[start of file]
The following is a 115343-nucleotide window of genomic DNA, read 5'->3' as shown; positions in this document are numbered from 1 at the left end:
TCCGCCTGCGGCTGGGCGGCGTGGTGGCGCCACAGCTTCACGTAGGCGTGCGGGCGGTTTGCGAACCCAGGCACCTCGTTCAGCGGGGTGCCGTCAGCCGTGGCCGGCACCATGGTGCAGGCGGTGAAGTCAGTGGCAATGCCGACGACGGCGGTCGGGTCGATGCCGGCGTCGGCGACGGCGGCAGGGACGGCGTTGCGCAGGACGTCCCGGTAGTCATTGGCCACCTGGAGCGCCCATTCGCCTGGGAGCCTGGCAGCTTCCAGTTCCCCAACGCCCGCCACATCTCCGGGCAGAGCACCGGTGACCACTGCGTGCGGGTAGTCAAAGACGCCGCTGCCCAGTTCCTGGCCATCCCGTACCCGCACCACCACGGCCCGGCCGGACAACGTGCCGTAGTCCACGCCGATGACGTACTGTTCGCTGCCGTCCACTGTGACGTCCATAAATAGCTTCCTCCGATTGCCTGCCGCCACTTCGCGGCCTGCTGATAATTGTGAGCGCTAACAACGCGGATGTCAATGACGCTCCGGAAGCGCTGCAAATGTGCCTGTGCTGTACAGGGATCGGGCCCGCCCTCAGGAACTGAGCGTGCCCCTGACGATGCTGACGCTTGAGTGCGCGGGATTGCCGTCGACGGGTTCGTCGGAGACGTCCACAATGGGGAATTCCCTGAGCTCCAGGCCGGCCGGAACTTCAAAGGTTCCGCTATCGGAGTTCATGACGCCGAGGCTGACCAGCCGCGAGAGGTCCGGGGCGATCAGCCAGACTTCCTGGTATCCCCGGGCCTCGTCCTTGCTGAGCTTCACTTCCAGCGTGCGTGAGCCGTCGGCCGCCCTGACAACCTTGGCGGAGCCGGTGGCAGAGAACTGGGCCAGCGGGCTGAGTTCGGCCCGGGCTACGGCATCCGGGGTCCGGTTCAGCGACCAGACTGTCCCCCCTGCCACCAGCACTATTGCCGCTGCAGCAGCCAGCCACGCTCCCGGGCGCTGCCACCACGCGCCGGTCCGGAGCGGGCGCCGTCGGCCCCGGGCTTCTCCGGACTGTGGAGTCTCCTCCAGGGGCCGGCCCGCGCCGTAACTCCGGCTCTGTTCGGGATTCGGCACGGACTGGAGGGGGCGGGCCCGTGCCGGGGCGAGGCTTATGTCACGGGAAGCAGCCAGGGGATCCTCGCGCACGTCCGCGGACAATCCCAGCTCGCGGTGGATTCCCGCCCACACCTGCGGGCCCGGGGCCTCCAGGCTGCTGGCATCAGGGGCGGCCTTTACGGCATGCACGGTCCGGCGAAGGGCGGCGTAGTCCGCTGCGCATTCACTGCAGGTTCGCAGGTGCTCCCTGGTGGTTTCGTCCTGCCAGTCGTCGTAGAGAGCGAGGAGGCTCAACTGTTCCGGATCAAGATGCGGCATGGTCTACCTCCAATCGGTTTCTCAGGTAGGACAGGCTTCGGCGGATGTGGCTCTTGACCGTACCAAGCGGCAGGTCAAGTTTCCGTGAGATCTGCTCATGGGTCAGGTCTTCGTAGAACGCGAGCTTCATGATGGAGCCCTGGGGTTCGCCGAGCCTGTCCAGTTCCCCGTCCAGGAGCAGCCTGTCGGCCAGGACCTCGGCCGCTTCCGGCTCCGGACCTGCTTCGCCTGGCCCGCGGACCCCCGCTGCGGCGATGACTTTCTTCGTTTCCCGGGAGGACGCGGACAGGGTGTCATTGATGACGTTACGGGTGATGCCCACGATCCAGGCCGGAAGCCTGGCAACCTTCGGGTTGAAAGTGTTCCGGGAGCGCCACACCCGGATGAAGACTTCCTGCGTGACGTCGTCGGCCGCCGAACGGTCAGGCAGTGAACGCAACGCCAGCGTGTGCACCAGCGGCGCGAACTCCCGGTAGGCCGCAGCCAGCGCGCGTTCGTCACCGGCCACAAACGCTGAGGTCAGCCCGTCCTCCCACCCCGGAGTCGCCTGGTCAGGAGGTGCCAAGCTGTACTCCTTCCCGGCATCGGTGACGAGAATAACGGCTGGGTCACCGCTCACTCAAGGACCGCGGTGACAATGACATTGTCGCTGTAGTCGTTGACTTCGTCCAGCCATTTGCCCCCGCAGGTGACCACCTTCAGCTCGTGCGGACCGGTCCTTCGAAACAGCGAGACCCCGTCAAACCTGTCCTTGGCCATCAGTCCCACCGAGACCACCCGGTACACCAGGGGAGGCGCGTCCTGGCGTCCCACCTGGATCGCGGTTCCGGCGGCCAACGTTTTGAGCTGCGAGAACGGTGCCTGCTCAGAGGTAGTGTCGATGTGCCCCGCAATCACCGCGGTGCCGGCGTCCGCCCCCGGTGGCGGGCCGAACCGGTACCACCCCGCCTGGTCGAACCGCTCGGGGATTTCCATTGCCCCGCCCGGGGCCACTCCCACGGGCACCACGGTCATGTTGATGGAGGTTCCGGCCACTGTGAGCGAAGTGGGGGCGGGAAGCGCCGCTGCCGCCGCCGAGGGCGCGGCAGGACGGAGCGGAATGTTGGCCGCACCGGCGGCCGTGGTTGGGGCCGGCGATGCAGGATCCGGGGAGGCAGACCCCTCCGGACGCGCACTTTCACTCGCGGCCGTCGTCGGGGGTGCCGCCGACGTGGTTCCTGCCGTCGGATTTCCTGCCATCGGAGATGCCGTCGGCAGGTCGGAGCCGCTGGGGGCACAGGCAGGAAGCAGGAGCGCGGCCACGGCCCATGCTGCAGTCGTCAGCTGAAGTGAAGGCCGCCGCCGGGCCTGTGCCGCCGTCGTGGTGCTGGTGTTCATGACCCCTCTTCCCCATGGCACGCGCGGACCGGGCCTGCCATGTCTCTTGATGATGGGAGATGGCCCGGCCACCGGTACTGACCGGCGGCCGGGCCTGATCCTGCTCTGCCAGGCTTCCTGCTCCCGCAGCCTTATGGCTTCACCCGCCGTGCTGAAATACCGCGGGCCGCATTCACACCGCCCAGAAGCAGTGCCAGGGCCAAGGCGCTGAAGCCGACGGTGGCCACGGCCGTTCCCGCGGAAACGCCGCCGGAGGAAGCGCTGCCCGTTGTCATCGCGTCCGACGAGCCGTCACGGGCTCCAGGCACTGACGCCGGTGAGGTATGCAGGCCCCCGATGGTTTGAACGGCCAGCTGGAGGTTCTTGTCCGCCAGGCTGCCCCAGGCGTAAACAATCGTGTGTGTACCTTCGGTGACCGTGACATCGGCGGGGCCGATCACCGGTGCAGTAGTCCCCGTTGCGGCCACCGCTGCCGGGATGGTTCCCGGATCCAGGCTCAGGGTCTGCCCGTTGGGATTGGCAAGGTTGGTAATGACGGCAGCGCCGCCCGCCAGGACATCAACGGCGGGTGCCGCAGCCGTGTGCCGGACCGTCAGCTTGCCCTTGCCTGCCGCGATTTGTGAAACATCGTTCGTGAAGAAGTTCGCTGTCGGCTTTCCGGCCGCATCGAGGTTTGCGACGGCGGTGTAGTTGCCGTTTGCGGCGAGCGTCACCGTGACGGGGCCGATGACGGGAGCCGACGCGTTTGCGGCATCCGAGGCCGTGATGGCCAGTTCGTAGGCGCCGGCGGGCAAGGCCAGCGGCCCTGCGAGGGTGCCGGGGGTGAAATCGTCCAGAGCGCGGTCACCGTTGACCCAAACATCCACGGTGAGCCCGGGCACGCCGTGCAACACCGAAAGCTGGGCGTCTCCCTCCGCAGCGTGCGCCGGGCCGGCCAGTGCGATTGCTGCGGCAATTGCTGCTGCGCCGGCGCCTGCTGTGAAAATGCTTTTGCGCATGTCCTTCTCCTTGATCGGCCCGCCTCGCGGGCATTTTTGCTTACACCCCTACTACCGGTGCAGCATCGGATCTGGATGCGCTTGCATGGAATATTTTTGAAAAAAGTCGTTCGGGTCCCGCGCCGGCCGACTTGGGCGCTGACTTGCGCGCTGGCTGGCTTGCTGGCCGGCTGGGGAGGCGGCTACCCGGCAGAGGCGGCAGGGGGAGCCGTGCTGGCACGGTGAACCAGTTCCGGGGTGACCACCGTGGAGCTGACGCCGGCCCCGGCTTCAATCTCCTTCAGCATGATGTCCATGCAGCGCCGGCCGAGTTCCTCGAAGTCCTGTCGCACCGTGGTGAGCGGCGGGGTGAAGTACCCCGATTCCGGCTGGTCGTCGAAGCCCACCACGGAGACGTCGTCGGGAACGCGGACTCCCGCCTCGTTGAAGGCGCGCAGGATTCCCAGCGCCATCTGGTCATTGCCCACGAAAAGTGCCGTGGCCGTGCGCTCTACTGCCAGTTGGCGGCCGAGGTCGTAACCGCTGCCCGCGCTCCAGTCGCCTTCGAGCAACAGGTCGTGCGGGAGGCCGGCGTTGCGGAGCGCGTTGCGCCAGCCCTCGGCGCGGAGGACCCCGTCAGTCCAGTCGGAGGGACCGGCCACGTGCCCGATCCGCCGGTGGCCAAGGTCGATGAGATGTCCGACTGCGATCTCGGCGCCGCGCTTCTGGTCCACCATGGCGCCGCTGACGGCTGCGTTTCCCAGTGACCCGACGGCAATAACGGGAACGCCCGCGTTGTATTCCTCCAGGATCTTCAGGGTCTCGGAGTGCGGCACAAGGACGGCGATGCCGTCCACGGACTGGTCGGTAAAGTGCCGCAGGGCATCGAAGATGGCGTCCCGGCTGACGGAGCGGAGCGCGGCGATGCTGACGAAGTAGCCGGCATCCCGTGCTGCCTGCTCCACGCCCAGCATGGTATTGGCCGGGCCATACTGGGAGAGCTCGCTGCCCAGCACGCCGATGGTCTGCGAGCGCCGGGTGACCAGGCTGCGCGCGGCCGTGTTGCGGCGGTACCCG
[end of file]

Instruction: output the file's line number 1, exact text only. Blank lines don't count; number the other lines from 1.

The following is a 115343-nucleotide window of genomic DNA, read 5'->3' as shown; positions in this document are numbered from 1 at the left end: